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Let $\overline{X} = \frac{1}{n} \sum_{i=1}^n X_i$, and $S^2 = \frac{1}{n-1} \sum_{i=1}^n (X_i - \overline{X})^2$.

It is well known that if the $X_i$ are IID normals, say $X_i \sim N(\mu, \sigma)$, then $\frac{\overline{X} - \mu}{S / \sqrt{n}}$ is $t$-distributed with $n-1$ degrees of freedom. In turn, as $n$ goes to infinity, this will converge in distribution to a $N(0, 1)$ variable.

I have two questions (I have not tried to prove the statements, and couldn't easily find precise references):

1) Is it true that if the $X_i$ are IID (with mean $\mu$, say, and finite variance), not necessarily normal, then $\frac{\overline{X} - \mu}{S / \sqrt{n}}$ converges in distribution to a $N(0, 1)$ variable?

2) Is it true that if $X_i$ are independent, not necessarily identically distributed or normal (but with some suitable growth bound on the variances), then $\frac{\overline{X} - \frac{1}{n} \sum_{i=1}^n E[X_i]}{S / \sqrt{n}}$ converges in distribution to a $N(0, 1)$ variable?


Seems like the answer to the first question is here: Is there a theorem that says that $\sqrt{n}\frac{\bar{X} - \mu}{S}$ converges in distribution to a normal as $n$ goes to infinity?

I suppose I can arrive at the same conclusion for the second question by imposing Lyapunov's central limit theorem.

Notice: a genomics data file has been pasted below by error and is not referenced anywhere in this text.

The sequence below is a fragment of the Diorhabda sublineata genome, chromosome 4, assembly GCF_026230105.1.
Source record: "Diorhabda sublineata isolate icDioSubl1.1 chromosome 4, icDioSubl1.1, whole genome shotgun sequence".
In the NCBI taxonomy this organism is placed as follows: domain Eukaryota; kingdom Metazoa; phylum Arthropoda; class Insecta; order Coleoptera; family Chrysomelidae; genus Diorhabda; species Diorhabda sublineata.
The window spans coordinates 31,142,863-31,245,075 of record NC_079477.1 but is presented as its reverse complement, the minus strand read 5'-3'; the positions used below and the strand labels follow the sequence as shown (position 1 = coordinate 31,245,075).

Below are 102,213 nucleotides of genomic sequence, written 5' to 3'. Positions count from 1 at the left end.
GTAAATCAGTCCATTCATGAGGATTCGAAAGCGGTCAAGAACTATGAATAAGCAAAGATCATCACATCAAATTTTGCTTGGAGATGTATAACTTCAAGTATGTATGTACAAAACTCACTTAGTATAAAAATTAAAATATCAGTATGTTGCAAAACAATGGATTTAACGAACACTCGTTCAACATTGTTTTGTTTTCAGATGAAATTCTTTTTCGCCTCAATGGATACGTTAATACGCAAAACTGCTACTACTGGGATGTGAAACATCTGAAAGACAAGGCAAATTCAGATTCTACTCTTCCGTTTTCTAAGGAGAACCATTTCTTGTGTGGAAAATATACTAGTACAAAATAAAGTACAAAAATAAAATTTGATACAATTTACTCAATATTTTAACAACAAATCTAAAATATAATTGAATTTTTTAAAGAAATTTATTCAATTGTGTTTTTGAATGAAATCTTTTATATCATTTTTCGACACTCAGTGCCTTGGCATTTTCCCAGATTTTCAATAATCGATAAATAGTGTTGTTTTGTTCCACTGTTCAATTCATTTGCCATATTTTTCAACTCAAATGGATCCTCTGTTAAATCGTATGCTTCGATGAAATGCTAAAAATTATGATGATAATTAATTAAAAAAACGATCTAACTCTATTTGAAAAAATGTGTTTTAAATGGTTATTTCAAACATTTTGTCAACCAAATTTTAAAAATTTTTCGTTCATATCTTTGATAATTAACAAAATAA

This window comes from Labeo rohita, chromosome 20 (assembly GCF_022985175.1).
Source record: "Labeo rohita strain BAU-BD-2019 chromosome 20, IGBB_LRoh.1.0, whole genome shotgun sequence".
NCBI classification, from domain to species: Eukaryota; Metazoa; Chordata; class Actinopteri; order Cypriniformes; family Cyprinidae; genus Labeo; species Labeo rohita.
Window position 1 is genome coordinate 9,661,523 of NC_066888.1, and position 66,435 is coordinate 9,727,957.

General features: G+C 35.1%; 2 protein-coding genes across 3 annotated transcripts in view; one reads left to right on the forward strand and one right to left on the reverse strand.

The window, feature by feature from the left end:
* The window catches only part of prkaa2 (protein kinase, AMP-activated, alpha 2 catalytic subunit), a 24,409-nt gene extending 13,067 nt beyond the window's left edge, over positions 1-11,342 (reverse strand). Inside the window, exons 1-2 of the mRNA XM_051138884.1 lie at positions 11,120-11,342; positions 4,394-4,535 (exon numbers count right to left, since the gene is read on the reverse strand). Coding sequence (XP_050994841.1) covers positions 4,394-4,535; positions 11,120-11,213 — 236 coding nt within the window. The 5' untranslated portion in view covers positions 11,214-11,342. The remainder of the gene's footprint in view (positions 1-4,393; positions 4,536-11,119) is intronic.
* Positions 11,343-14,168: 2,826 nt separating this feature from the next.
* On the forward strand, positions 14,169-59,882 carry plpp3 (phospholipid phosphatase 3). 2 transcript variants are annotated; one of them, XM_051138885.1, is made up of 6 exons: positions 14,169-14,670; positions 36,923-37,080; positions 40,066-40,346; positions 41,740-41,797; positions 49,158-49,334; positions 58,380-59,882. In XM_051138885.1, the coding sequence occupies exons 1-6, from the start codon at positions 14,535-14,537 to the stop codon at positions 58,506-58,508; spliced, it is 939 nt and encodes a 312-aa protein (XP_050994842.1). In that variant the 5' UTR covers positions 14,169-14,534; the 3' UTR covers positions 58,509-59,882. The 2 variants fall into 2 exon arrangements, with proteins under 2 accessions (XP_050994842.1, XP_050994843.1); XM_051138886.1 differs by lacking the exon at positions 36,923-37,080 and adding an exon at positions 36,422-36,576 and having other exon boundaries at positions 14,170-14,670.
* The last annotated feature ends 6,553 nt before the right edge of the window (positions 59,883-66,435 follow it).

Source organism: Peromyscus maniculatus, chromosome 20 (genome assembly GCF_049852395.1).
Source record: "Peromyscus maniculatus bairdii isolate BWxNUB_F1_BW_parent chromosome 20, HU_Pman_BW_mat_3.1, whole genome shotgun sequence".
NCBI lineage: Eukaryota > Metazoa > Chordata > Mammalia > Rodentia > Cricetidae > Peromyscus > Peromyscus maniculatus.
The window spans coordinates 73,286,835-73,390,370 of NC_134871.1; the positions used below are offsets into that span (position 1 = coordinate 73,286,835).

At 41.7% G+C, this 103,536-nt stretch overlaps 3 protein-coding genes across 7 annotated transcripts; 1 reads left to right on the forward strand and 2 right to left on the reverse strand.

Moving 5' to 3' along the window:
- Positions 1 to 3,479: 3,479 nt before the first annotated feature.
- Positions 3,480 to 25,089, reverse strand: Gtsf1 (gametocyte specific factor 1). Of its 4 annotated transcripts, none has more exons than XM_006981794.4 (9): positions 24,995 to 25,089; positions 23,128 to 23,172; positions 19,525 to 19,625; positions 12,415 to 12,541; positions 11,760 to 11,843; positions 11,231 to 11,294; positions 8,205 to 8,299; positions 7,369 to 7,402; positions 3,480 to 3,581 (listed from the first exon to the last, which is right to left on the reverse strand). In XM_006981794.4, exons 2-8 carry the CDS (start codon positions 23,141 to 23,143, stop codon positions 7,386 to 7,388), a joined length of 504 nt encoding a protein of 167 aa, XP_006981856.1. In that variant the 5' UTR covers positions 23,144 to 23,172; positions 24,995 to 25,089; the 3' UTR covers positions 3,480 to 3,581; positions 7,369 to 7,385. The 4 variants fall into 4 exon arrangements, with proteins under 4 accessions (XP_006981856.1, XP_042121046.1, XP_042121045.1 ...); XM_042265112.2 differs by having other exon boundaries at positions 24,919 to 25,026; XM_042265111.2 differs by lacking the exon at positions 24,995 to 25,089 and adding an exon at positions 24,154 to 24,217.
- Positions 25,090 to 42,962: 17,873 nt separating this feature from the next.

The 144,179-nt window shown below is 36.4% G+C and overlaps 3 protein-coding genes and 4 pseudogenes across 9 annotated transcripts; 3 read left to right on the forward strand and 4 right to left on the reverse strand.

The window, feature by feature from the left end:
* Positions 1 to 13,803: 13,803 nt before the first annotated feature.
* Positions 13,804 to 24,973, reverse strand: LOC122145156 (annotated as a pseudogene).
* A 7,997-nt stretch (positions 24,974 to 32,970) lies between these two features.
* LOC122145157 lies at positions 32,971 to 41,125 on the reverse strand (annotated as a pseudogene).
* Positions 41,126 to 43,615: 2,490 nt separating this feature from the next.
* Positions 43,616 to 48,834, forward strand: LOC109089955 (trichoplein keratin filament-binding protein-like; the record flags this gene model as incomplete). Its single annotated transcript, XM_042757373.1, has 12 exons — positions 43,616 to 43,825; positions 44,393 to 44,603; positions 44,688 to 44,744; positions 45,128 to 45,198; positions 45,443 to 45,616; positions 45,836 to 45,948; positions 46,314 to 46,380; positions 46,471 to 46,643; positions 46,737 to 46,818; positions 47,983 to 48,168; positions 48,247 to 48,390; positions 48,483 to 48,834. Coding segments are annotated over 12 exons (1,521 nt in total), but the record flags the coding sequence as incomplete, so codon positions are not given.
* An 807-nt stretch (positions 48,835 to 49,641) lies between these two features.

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    $\begingroup$ These questions make no sense, because "$n$" cannot possibly appear in any formula for what the sequence converges to. $\endgroup$ – whuber Dec 28 '16 at 19:57
  • $\begingroup$ The allegedly nonsensical part or the question can be split in two questions: Does $\frac{\overline{X} - \mu}{S / \sqrt{n}}$ converge to normal? When is the distribution of $\frac{\overline{X} - \mu}{S / \sqrt{n}}$ well approximated by a t-student? In fact, the whole question seems equivalent to "When can we use t-test with a non normal variable?" which makes a lot of sense. $\endgroup$ – Pere Dec 28 '16 at 20:07
  • $\begingroup$ Agreed, @whuber. I re-formulated the question to what I really need to know. Thanks. $\endgroup$ – Christian Dec 28 '16 at 21:12
  • $\begingroup$ You might want to consider coupling Slutsky's theorem with whichever version of the CLT will work for known variance (or set of variances) as suited for your question. Write the appropriate fraction as a CLT-relevant term in the numerator, and a $s/\sigma$ type term in the denominator, apply Slutsky to the ratio X/Y where Y -> 1 and apply CLT.to X. Just be careful to set it up correctly for the different variances version $\endgroup$ – Glen_b Jan 16 '17 at 6:15

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